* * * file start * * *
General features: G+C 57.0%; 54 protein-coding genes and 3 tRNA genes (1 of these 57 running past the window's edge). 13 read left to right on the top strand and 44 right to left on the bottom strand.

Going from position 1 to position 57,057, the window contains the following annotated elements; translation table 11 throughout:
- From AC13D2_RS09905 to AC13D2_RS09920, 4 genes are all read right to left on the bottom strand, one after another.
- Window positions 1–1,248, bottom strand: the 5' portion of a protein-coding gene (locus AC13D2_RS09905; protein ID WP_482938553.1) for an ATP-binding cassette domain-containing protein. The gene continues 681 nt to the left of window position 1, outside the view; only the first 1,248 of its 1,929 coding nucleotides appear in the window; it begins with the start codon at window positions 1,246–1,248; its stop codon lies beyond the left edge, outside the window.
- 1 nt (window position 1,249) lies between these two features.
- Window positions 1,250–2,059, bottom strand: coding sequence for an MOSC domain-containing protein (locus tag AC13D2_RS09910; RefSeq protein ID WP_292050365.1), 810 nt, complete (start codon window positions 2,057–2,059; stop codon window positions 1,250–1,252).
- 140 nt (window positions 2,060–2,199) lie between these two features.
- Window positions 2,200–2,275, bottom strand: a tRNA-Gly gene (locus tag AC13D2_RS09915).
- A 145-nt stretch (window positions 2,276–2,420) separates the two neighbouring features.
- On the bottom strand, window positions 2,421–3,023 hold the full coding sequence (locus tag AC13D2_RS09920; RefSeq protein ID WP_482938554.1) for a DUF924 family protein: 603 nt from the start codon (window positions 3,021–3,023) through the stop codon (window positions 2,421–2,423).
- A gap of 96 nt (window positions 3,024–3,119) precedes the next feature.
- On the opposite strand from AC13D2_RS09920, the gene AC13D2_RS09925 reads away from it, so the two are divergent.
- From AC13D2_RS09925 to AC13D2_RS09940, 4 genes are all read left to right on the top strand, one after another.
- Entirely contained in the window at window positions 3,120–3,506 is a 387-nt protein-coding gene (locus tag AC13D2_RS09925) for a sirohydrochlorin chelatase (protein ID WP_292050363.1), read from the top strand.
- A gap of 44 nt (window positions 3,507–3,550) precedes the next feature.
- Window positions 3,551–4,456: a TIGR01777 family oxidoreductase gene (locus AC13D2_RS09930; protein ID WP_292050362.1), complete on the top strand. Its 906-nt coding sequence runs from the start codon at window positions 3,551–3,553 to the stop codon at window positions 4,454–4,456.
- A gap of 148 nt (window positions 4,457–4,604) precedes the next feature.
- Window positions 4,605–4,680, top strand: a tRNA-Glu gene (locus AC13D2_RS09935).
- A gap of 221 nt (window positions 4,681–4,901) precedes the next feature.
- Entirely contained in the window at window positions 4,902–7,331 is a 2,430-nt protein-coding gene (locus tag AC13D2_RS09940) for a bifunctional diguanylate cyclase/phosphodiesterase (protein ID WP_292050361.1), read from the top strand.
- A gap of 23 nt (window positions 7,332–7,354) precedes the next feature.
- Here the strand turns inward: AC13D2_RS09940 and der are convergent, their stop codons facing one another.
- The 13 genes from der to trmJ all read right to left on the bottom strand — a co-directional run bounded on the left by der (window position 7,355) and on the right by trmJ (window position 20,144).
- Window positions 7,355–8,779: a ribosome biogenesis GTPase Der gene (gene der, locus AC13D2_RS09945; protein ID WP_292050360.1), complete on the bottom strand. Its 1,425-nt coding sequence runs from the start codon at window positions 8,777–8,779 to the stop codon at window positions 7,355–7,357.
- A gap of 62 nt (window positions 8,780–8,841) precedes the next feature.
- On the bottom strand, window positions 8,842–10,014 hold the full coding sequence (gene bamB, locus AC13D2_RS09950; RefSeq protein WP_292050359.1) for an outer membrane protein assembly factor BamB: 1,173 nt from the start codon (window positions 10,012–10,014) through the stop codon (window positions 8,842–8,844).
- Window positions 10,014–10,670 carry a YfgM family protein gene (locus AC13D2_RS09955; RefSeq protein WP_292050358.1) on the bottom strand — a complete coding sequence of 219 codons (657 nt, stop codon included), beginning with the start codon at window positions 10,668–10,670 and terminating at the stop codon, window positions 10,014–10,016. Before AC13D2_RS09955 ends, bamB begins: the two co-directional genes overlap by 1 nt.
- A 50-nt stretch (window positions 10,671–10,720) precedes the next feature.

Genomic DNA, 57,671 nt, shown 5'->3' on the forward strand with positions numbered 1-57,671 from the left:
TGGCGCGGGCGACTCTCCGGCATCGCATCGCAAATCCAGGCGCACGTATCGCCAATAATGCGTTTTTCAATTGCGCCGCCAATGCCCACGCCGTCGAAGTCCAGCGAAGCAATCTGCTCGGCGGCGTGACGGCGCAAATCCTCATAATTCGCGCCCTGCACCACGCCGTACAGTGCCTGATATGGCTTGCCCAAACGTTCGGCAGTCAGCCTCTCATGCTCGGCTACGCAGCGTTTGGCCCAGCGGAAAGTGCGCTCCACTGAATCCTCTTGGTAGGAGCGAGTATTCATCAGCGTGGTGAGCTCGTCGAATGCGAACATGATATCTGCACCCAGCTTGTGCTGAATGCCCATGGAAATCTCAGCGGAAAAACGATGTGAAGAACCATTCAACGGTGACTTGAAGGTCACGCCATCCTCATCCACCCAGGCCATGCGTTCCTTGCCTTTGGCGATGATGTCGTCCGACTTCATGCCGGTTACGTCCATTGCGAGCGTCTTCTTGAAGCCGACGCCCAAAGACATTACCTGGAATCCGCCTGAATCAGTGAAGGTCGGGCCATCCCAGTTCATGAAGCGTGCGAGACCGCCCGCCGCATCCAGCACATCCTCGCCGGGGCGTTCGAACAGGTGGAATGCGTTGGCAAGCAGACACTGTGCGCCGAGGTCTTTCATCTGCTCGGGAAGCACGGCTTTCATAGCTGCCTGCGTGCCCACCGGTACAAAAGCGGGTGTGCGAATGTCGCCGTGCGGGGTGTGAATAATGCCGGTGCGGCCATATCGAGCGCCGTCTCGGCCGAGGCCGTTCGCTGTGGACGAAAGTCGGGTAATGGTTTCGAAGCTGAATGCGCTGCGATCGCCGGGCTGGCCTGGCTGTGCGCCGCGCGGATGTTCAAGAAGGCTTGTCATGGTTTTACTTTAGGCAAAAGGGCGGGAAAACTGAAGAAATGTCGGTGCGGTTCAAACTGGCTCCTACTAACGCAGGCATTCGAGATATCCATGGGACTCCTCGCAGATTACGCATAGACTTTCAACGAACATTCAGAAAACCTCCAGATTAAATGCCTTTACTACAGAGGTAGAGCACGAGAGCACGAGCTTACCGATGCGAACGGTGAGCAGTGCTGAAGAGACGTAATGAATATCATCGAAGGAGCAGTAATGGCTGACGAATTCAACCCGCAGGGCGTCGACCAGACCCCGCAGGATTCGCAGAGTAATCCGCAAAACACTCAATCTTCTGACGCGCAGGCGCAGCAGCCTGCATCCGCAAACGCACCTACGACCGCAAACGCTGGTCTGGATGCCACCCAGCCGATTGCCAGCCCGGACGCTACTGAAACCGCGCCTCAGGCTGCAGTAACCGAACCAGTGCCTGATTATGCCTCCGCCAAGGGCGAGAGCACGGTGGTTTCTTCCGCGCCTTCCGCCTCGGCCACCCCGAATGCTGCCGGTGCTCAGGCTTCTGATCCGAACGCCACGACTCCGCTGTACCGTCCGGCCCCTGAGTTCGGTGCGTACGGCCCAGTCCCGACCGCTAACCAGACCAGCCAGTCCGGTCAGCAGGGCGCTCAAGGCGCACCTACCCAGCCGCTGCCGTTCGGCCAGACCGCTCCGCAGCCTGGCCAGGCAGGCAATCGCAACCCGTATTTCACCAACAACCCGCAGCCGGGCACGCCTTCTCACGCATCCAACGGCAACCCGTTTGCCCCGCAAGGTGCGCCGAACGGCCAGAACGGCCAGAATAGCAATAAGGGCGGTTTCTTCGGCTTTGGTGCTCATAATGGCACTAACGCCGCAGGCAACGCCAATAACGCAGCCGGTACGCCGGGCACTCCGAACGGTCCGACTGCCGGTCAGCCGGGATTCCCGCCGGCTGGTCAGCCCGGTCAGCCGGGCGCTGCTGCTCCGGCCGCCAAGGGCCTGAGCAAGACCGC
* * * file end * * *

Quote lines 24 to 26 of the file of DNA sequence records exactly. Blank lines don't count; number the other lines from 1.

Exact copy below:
- Window positions 7,355–8,779: a ribosome biogenesis GTPase Der gene (gene der, locus AC13D2_RS09945; protein ID WP_292050360.1), complete on the bottom strand. Its 1,425-nt coding sequence runs from the start codon at window positions 8,777–8,779 to the stop codon at window positions 7,355–7,357.
- A gap of 62 nt (window positions 8,780–8,841) precedes the next feature.
- On the bottom strand, window positions 8,842–10,014 hold the full coding sequence (gene bamB, locus AC13D2_RS09950; RefSeq protein WP_292050359.1) for an outer membrane protein assembly factor BamB: 1,173 nt from the start codon (window positions 10,012–10,014) through the stop codon (window positions 8,842–8,844).